And we’re back — with another movie! Okay, I really wanted this one to be done, as in fully edited with mixed sound, full-on color correction, and hell, can we get some closing credits?? It’s more than a couple years old, which in some spheres is excuse enough to lay it to rest (never mind Coffee and Cigarettes).
Still, I asked myself, “How do I get around the fact that…”
- I can no longer access the original footage since it’s on a dead hard drive?
- It would take me considerable time and resources to get this movie anywhere near where it should be?
- I have no desire to either retrieve the wayward footage, since I’ve moved on to other projects, or to pretend this isn’t a super-low-budget, mega-DIY film?
What to do? How about we call it a rough cut! Or, here are some other options.
Call It a Dogme95 Film
I could indeed say it’s “Dogme95 influenced.” This would actually be true, insofar as we set out to do a film with available lighting, no external soundtrack, no director credit, etc. We totally broke the Vow of Chastity, though. So, let’s try something else.
Call It a Director’s Cut
My work of genius! My darling! My progeny! Okay that won’t work. Plus we’re yelling.
This might work. Here’s what I would tell someone who just happens to be using a
DVX-100B (mind you, a camera that’s no longer manufactured), miniDV tapes, and one’s own resources to shoot a zero-dollar short, specifically this film.
- Find talented friends who love acting and are good improvisers. Empower them to come up with most of the story after you provide an outline and general direction.
- Make liberal use of craigslist when you can. In this case, we scored free firewood. Unfortunately, it wasn’t enough to create a huge, blazing source of light. We had to:
- Use another source, in this case, flashlights. This created a wonderfully odd mixture of a flickering, orange glow and a static blue light source that lit only half the actors’ faces. Flashlights worked pretty well for the “running on the beach” scenes, though.
- If you film on the beach, get a lot of wild ocean sound. When you’re prepping the final cut you’ll want to make use of this to avoid weird sound jumps.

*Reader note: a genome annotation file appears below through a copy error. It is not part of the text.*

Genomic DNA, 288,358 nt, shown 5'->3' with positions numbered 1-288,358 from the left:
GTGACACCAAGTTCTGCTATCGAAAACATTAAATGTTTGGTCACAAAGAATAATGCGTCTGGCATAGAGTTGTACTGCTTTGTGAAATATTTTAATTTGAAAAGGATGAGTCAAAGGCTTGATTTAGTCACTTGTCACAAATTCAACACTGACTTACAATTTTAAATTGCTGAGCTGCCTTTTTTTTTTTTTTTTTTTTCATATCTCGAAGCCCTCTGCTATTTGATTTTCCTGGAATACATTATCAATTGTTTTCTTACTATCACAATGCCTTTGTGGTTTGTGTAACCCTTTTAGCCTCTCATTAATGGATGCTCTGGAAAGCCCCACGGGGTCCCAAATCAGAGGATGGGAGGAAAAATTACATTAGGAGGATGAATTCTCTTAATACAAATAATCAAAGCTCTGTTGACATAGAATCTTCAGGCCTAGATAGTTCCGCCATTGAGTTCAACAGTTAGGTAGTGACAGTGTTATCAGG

- Back up your footage often — even if you’re just experimenting with a lo-fi film.
Here it is, then: a quirky little film that explores the genre “thriller” and answers the question: how well can you really know someone after four months?
Happy 4 Months – Rough Cut from Maria Breaux on Vimeo.
You may be lucky—you may be one of the 8% of Americans who’ll actually make it through all of their 2014 resolutions. Cinemulatto wishes you the best of luck! I made a few of my own resolutions in January, so since the first quarter of 2014 is behind us, time to check in.
How are you doing with yours? Here’s where I am:
- Write and produce six original shorts around a theme. I’ve already downsized this to five shorts instead of six (let’s hear it for stretch goals). Still, production for one short is complete, editing is underway, and I’m in the middle of production for the second short. In the spirit of Zero Dollar Shorts, I might set an offshoot goal to post all of my undistributed films online for free. Please leave a comment if you’d like to see this happen.
- Complete five feature scripts (four rewrites and one new one). I think I’m on track with this one. One of the five screenplays has been submitted to a staged reading competition and the second is in review with a reader. It can happen!
- Find a mentor. I came to a conclusion: I don’t want a mentor. I want a mentee. To this end, I now have two aspiring actors who’ve decided to take my guidance and work toward roles in indie films. What better way to organize and solidify what I believe I’ve learned from 25+ combined years of drama and film experience? And what better way to force myself to know what the hell I’m talking about, and to make myself fill the gaps in knowledge I know I need to fill?
- Hold four “movie retreats”. I’ve done one retreat so far. Three to go.
- Get out more. I’m not doing so hot on this one, but I have been doing a healthy amount of socializing while I film, making this goal two-fold: also become known as someone who has a mellow film set, who’s there primarily to build community, have fun, and be creative. A passion should never be work.